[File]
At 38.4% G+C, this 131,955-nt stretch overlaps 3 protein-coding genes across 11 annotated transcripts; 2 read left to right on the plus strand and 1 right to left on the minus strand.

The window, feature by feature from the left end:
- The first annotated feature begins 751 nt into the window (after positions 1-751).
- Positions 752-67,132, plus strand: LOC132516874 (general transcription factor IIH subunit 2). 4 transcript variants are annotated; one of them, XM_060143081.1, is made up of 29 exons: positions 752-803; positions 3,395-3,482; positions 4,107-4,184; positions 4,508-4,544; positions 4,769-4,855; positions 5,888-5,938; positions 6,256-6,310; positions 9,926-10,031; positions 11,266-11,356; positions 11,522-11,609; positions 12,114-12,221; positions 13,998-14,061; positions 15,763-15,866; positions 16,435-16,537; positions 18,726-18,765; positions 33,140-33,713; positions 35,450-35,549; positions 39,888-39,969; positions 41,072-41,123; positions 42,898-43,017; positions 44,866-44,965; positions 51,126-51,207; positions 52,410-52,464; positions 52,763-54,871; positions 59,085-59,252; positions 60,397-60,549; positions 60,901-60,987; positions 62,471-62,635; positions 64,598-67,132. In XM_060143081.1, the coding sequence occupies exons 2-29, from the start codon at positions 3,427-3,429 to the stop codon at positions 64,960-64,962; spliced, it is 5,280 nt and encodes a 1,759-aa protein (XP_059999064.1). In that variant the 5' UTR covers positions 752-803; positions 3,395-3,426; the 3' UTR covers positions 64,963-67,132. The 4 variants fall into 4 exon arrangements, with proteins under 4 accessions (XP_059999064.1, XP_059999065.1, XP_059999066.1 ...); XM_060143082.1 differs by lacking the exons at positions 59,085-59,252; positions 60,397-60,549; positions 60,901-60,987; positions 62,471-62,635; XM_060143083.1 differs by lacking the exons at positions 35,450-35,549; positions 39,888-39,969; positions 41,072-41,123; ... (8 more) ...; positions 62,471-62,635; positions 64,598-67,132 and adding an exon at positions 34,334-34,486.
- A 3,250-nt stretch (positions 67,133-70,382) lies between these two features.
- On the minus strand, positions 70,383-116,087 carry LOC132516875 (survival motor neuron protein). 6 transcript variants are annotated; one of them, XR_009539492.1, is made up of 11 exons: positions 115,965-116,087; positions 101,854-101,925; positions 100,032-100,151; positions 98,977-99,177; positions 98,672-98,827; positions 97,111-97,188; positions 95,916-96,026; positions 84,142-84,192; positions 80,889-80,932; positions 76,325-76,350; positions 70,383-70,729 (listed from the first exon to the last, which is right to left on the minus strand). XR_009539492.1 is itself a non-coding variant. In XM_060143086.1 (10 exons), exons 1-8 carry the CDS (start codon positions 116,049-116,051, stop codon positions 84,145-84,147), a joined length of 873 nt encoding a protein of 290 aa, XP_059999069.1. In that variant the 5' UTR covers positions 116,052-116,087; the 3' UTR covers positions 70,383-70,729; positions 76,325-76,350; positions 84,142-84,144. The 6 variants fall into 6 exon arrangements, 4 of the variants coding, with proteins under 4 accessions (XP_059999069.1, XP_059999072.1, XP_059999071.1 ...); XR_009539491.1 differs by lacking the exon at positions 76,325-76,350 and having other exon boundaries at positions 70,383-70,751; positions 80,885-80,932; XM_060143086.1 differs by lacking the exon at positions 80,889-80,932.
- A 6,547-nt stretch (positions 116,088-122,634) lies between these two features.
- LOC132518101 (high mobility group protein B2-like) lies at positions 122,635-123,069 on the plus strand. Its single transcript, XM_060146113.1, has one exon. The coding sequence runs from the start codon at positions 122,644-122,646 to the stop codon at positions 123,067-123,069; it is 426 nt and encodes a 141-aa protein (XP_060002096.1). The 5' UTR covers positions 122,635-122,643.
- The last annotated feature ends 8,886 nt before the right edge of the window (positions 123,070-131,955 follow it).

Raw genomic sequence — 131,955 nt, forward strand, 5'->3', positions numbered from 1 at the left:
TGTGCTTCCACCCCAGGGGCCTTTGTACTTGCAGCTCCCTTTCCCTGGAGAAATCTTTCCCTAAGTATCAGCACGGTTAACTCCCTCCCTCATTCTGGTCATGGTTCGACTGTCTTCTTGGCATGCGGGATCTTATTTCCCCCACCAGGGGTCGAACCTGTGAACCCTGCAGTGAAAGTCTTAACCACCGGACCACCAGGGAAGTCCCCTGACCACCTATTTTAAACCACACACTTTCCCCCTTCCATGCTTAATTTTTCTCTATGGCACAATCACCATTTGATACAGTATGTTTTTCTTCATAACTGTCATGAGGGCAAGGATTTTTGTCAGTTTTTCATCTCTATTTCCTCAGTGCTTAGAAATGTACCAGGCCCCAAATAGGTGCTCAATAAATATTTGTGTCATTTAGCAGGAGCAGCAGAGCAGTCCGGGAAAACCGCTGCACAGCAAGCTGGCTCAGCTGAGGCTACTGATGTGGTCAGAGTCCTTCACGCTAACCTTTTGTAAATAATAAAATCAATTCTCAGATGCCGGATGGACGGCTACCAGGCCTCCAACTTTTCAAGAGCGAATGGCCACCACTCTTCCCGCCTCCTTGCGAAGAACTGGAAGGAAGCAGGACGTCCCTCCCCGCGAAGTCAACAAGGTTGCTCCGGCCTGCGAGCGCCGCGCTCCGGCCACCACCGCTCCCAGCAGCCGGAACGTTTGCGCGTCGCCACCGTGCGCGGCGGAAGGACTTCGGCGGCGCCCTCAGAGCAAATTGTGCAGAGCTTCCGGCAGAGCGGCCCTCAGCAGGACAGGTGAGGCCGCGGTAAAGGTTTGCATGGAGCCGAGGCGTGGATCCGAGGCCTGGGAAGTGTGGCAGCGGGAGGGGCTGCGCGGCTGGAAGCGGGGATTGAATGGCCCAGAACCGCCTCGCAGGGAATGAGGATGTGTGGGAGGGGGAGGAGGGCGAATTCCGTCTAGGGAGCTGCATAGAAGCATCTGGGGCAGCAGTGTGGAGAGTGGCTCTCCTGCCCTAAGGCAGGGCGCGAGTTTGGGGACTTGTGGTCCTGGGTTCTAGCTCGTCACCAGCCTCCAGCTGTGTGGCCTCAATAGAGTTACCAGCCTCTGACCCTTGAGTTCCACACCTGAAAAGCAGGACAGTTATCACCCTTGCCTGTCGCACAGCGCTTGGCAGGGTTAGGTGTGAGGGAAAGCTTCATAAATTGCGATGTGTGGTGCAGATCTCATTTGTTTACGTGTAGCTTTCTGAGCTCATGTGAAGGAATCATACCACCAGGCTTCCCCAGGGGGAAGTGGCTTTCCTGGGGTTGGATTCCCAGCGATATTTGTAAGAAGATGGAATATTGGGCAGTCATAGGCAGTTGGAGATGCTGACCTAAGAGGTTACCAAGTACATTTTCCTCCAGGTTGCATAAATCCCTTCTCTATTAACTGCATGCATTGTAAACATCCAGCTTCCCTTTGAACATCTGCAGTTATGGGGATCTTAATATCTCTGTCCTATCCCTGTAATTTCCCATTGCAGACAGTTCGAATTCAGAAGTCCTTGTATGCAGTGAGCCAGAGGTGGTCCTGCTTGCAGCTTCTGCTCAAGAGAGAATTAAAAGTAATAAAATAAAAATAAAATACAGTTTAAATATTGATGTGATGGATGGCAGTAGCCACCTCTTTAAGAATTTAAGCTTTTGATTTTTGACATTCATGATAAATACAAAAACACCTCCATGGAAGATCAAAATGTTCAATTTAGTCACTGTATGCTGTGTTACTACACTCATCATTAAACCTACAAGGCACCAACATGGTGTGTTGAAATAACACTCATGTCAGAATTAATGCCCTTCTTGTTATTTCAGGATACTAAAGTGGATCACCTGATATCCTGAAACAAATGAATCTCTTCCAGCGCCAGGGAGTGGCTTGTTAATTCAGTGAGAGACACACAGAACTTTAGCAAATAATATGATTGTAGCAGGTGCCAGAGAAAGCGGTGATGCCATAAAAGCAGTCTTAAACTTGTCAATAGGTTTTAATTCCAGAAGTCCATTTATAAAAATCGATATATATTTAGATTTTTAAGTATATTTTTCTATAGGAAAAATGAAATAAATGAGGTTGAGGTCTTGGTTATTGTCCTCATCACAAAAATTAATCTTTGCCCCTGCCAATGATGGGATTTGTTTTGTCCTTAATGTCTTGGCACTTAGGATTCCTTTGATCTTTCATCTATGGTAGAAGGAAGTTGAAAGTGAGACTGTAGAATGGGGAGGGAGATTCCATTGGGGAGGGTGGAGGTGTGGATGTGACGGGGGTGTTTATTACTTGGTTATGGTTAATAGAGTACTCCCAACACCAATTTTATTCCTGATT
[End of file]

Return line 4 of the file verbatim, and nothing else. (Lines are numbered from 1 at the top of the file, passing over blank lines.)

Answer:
- Positions 752-67,132, plus strand: LOC132516874 (general transcription factor IIH subunit 2). 4 transcript variants are annotated; one of them, XM_060143081.1, is made up of 29 exons: positions 752-803; positions 3,395-3,482; positions 4,107-4,184; positions 4,508-4,544; positions 4,769-4,855; positions 5,888-5,938; positions 6,256-6,310; positions 9,926-10,031; positions 11,266-11,356; positions 11,522-11,609; positions 12,114-12,221; positions 13,998-14,061; positions 15,763-15,866; positions 16,435-16,537; positions 18,726-18,765; positions 33,140-33,713; positions 35,450-35,549; positions 39,888-39,969; positions 41,072-41,123; positions 42,898-43,017; positions 44,866-44,965; positions 51,126-51,207; positions 52,410-52,464; positions 52,763-54,871; positions 59,085-59,252; positions 60,397-60,549; positions 60,901-60,987; positions 62,471-62,635; positions 64,598-67,132. In XM_060143081.1, the coding sequence occupies exons 2-29, from the start codon at positions 3,427-3,429 to the stop codon at positions 64,960-64,962; spliced, it is 5,280 nt and encodes a 1,759-aa protein (XP_059999064.1). In that variant the 5' UTR covers positions 752-803; positions 3,395-3,426; the 3' UTR covers positions 64,963-67,132. The 4 variants fall into 4 exon arrangements, with proteins under 4 accessions (XP_059999064.1, XP_059999065.1, XP_059999066.1 ...); XM_060143082.1 differs by lacking the exons at positions 59,085-59,252; positions 60,397-60,549; positions 60,901-60,987; positions 62,471-62,635; XM_060143083.1 differs by lacking the exons at positions 35,450-35,549; positions 39,888-39,969; positions 41,072-41,123; ... (8 more) ...; positions 62,471-62,635; positions 64,598-67,132 and adding an exon at positions 34,334-34,486.